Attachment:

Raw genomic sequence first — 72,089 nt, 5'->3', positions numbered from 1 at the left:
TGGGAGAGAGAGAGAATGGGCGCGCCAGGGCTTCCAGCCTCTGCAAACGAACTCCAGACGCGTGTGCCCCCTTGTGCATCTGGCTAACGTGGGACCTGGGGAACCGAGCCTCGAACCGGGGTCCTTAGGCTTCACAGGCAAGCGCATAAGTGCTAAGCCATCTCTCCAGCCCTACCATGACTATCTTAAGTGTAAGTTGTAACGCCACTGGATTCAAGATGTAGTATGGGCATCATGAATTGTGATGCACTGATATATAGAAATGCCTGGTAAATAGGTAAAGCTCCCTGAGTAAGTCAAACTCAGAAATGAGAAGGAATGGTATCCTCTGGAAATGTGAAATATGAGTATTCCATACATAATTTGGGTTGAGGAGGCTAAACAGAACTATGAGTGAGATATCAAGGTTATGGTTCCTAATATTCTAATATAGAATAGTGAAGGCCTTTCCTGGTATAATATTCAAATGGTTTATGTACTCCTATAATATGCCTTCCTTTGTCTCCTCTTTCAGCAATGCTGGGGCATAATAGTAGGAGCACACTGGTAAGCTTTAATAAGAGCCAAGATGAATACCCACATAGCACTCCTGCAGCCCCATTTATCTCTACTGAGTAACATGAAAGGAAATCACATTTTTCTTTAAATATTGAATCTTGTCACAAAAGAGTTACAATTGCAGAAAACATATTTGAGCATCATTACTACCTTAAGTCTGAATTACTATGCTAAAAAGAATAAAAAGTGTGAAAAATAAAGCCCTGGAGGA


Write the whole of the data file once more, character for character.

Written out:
Raw genomic sequence first — 72,089 nt, 5'->3', positions numbered from 1 at the left:
TGGGAGAGAGAGAGAATGGGCGCGCCAGGGCTTCCAGCCTCTGCAAACGAACTCCAGACGCGTGTGCCCCCTTGTGCATCTGGCTAACGTGGGACCTGGGGAACCGAGCCTCGAACCGGGGTCCTTAGGCTTCACAGGCAAGCGCATAAGTGCTAAGCCATCTCTCCAGCCCTACCATGACTATCTTAAGTGTAAGTTGTAACGCCACTGGATTCAAGATGTAGTATGGGCATCATGAATTGTGATGCACTGATATATAGAAATGCCTGGTAAATAGGTAAAGCTCCCTGAGTAAGTCAAACTCAGAAATGAGAAGGAATGGTATCCTCTGGAAATGTGAAATATGAGTATTCCATACATAATTTGGGTTGAGGAGGCTAAACAGAACTATGAGTGAGATATCAAGGTTATGGTTCCTAATATTCTAATATAGAATAGTGAAGGCCTTTCCTGGTATAATATTCAAATGGTTTATGTACTCCTATAATATGCCTTCCTTTGTCTCCTCTTTCAGCAATGCTGGGGCATAATAGTAGGAGCACACTGGTAAGCTTTAATAAGAGCCAAGATGAATACCCACATAGCACTCCTGCAGCCCCATTTATCTCTACTGAGTAACATGAAAGGAAATCACATTTTTCTTTAAATATTGAATCTTGTCACAAAAGAGTTACAATTGCAGAAAACATATTTGAGCATCATTACTACCTTAAGTCTGAATTACTATGCTAAAAAGAATAAAAAGTGTGAAAAATAAAGCCCTGGAGGA